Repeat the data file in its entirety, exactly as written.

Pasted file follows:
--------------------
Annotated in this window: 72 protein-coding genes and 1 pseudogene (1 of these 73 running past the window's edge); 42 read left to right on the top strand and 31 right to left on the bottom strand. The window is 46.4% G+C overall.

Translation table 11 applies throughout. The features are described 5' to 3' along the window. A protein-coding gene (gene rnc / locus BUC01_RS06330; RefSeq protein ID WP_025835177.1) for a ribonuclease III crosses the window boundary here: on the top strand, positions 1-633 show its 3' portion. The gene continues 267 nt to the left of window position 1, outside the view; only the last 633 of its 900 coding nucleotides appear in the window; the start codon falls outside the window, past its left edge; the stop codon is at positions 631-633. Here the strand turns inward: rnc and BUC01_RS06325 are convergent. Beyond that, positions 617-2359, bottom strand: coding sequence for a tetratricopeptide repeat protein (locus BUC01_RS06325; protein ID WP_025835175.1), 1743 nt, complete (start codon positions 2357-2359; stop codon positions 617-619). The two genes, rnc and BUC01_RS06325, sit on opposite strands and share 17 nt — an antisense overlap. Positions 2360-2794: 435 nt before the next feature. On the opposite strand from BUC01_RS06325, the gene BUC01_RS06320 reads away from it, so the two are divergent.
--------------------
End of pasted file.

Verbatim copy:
Annotated in this window: 72 protein-coding genes and 1 pseudogene (1 of these 73 running past the window's edge); 42 read left to right on the top strand and 31 right to left on the bottom strand. The window is 46.4% G+C overall.

Translation table 11 applies throughout. The features are described 5' to 3' along the window. A protein-coding gene (gene rnc / locus BUC01_RS06330; RefSeq protein ID WP_025835177.1) for a ribonuclease III crosses the window boundary here: on the top strand, positions 1-633 show its 3' portion. The gene continues 267 nt to the left of window position 1, outside the view; only the last 633 of its 900 coding nucleotides appear in the window; the start codon falls outside the window, past its left edge; the stop codon is at positions 631-633. Here the strand turns inward: rnc and BUC01_RS06325 are convergent. Beyond that, positions 617-2359, bottom strand: coding sequence for a tetratricopeptide repeat protein (locus BUC01_RS06325; protein ID WP_025835175.1), 1743 nt, complete (start codon positions 2357-2359; stop codon positions 617-619). The two genes, rnc and BUC01_RS06325, sit on opposite strands and share 17 nt — an antisense overlap. Positions 2360-2794: 435 nt before the next feature. On the opposite strand from BUC01_RS06325, the gene BUC01_RS06320 reads away from it, so the two are divergent.